"Freedom is our goal!" roared commander Pepe San Roman to the men assembled before him 49 years ago this week. "Cuba is our cause! God is on our side! On to victory!"
Fifteen hundred men crowded before San Roman at their Central American training camps that day. The next day they'd embark for a port in Nicaragua, the following day for a landing site in Cuba named Bahia De Cochinos (Bay of Pigs). Their outfit was known as Brigada 2506, and at their commander's address the men (and boys, some as young as 16) erupted.
A scene of total bedlam unfolded. Hats flew. Men hugged. Men sang and cheered. Men wept. The hour of liberation was nigh -- and these men (all volunteers) were putting their lives on the line to see their dream fulfilled. Their dream was a Cuba free from the Soviet barbarism that tortured it, free from firing squads, torture chambers and the teeming Castroite Gulag.
The Brigada included men from every social strata and race in Cuba -- from sugar cane planters to sugar cane cutters, from aristocrats to their chauffeurs. But mostly the folks in between, as befit a nation with a larger middle class than most of Europe.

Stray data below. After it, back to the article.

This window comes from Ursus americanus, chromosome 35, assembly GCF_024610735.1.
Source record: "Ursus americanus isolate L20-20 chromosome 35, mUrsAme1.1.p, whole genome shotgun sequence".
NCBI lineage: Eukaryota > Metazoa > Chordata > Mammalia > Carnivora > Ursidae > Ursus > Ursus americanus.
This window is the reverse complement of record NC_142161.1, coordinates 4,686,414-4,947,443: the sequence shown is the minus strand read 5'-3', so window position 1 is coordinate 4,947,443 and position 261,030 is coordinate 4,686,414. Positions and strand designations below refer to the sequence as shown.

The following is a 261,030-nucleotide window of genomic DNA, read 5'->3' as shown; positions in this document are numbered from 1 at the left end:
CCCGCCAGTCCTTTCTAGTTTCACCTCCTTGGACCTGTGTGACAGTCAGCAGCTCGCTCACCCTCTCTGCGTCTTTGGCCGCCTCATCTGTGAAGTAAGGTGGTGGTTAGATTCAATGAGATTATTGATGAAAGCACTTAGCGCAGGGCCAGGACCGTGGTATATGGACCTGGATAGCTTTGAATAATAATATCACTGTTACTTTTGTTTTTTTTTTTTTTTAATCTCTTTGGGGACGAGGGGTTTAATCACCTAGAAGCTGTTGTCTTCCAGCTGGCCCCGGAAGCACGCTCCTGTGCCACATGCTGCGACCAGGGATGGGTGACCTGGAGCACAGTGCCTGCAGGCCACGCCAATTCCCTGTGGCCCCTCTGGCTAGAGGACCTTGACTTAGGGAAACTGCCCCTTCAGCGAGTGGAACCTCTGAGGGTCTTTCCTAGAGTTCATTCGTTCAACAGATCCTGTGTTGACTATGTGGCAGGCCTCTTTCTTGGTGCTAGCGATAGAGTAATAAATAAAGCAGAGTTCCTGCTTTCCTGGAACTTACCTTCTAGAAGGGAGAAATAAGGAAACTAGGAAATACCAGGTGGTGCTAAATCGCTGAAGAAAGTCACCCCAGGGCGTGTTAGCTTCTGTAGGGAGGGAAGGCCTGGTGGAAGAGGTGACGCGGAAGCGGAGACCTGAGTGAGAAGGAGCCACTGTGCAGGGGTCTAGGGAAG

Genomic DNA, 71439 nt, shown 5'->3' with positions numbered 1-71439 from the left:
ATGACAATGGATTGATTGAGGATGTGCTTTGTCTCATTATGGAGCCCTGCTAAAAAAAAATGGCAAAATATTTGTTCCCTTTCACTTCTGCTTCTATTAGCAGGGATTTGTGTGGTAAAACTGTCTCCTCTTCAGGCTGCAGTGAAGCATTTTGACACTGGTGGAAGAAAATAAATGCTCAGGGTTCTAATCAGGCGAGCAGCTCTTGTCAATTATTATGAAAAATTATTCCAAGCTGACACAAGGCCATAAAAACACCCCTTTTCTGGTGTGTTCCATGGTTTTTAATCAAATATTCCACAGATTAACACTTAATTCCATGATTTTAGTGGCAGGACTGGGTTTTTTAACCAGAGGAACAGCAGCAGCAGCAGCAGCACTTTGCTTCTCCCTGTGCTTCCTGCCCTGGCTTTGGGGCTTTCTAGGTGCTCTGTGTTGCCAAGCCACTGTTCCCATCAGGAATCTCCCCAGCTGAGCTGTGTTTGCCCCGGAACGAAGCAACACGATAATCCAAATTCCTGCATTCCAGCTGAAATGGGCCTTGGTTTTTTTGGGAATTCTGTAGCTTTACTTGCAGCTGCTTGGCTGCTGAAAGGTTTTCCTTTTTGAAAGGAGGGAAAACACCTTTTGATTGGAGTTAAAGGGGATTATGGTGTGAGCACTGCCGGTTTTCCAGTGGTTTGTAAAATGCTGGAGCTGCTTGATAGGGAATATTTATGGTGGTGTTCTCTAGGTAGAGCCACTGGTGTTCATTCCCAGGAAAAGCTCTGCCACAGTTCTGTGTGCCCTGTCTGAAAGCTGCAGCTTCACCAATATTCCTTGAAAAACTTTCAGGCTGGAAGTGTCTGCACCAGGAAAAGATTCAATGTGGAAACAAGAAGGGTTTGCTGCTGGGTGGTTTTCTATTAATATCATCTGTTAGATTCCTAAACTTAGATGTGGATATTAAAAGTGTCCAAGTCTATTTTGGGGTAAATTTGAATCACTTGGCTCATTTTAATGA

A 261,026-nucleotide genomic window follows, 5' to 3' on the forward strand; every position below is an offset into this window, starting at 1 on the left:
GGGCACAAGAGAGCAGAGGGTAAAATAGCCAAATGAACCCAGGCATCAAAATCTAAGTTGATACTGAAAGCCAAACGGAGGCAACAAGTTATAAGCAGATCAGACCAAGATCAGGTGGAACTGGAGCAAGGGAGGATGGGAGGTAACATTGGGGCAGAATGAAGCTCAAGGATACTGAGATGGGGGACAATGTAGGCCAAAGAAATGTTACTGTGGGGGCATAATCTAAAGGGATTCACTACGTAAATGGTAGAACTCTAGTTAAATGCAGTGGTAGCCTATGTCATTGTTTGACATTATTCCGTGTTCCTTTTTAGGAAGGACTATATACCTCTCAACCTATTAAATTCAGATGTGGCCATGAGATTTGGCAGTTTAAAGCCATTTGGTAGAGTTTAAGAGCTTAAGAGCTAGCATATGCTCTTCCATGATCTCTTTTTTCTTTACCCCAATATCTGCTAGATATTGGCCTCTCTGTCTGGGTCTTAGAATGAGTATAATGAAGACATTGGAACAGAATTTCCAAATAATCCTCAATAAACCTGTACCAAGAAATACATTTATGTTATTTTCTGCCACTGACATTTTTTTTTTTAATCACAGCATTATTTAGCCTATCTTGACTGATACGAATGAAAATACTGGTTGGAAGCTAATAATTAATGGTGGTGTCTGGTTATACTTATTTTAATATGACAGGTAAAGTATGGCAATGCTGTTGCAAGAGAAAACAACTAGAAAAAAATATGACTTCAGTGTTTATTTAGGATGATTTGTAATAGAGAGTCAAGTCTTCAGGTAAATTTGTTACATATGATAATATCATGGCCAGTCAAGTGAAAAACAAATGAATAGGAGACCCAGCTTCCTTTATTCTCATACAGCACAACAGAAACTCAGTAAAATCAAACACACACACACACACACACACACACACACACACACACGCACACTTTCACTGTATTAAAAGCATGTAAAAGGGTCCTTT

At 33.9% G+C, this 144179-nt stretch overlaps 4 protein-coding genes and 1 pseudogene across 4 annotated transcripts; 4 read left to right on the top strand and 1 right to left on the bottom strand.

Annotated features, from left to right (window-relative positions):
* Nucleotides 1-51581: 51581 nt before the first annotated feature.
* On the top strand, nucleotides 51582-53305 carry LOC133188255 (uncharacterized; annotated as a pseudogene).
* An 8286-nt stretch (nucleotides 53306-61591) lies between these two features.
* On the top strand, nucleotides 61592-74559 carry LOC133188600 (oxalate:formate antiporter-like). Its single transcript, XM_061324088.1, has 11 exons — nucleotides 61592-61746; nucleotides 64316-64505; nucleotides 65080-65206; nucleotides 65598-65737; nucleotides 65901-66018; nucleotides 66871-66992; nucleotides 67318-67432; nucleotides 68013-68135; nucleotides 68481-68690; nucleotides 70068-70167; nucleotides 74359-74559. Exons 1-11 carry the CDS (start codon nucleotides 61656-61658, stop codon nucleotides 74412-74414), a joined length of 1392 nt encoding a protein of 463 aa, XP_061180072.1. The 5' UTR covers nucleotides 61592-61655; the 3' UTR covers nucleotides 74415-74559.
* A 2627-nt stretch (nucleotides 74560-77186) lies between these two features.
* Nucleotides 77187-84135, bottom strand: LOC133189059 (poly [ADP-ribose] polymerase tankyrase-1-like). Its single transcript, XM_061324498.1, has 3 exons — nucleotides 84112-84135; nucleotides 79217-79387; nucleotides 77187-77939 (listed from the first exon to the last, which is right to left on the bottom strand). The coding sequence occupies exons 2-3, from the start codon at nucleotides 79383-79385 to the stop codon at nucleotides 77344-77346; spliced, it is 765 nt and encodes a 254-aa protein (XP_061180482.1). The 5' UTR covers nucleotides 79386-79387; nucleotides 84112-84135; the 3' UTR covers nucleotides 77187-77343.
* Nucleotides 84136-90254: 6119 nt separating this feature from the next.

"They fought like Tigers," wrote a CIA officer who helped train these Cuban freedom-fighters. "But their fight was doomed before the first man hit the beach."
That CIA man, Grayston Lynch, knew something about fighting -- and about long odds. He carried scars from Omaha Beach, The Battle of the Bulge and Korea's Heartbreak Ridge. But in those battles, Lynch and his band of brothers could count on the support of their own chief executive.
At the Bay of Pigs, Lynch and his band of Cuban brothers learned -- first in speechless shock and finally in burning rage -- that their most powerful enemies were not Castro's Soviet-armed and led soldiers massing in Santa Clara, Cuba, but the Ivy League's Best and Brightest dithering in Washington.
Lynch trained, in his own words, ''brave boys most of whom had never before fired a shot in anger." Short on battle experience, yes, but they fairly burst with what Bonaparte and George Patton valued most in a soldier -- morale. They'd seen the face of Castro/Communism point-blank: stealing, lying, jailing, poisoning minds, murdering.
Humberto Fontova holds an M.A. in Latin American Studies from Tulane University and is the author of four books including his latest, The Longest Romance; The Mainstream Media and Fidel Castro. For more information and for video clips of his Television and college speaking appearances please visit www.hfontova.com.